We’ve all had to suffer through the experience of being trucked out somewhere to see “my friend’s band.” For whatever reason, we agree to go, and before we know it we’re knocking back house specials as the band crosses the half-hour mark to set-up. When they finally go on, we sit back and smile politely as we wonder what the hell these people see in this band. When asked what we thought afterwards, most of us nearly have a small aneurysm deciding whether we say what we thought, or smile and lie our way through it. The Holy Mess, with their latest release Cande Ru Las Degas, condenses that experience in the form of a ten-song LP.
That’s not to say that The Holy Mess is devoid of hope. The rhythm section, as well as the guitarist, have all put in their time to get good at their craft. In fact, the start of each song seems to offer the hope that they’ll really let themselves off the chain. Their efforts, however, are tragically undercut when their singer enters the picture. Simultaneously channeling a gravelly Bruce Springsteen and every emo singer that’s come before him, their frontman brings an unneeded and unpleasant screamo, and at times christian hardcore, element to The Holy Mess’ sound. Though they seem to get it together for at least one song, “Asleep in a Room Full of Dog Shit,” they slip back into lazy recreations of early emo, petering out with a whimpering close with “All These Words.”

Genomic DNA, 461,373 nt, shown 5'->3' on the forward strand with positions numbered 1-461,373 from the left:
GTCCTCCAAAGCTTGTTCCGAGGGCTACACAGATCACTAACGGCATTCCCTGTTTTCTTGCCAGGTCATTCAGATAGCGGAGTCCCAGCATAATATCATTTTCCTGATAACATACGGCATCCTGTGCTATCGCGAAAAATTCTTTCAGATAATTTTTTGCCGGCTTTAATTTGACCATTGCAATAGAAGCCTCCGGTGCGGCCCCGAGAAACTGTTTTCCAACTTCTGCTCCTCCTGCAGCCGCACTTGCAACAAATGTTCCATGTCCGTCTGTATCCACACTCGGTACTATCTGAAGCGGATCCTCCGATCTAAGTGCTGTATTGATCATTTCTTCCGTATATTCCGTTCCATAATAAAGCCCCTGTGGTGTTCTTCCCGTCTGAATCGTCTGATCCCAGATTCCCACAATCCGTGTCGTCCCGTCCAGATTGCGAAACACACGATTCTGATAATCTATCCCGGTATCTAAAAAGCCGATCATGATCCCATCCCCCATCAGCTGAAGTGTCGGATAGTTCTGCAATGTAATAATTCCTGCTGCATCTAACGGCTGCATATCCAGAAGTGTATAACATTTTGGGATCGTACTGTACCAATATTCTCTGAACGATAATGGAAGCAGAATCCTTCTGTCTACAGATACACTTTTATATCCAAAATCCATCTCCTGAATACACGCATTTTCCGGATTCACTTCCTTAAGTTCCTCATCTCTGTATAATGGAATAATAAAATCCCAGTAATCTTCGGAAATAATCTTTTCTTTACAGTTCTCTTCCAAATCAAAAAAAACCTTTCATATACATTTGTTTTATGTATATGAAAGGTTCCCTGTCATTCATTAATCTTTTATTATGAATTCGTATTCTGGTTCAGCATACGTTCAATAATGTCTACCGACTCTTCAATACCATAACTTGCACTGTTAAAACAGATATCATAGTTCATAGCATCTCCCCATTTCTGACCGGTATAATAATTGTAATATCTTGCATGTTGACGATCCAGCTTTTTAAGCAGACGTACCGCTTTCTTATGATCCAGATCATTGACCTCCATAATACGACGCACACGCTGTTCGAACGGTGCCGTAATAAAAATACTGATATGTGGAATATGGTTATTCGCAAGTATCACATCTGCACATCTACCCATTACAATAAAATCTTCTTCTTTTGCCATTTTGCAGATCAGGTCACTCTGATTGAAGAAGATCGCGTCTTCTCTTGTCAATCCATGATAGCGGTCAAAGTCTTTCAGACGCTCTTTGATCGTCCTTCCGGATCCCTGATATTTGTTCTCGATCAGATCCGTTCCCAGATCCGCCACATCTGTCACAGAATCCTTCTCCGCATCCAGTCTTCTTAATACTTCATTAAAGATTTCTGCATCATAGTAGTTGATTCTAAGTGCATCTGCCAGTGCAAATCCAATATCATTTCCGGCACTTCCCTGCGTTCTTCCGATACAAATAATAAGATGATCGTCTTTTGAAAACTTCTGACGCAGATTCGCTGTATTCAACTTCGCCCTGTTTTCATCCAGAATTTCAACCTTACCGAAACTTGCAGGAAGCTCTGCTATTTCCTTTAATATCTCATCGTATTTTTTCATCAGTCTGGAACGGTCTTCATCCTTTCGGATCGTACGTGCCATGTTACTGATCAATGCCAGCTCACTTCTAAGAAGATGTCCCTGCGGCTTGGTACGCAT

There’s something about the spirit of most of the members of The Holy Mess that makes us want to like them. Though their singer is definitely geared to be mass appealing, it’s that desire for recognition that hamstrings the band’s potential. Perhaps with a personnel change, the next release by The Holy Mess might make us sit up and really take notice of them.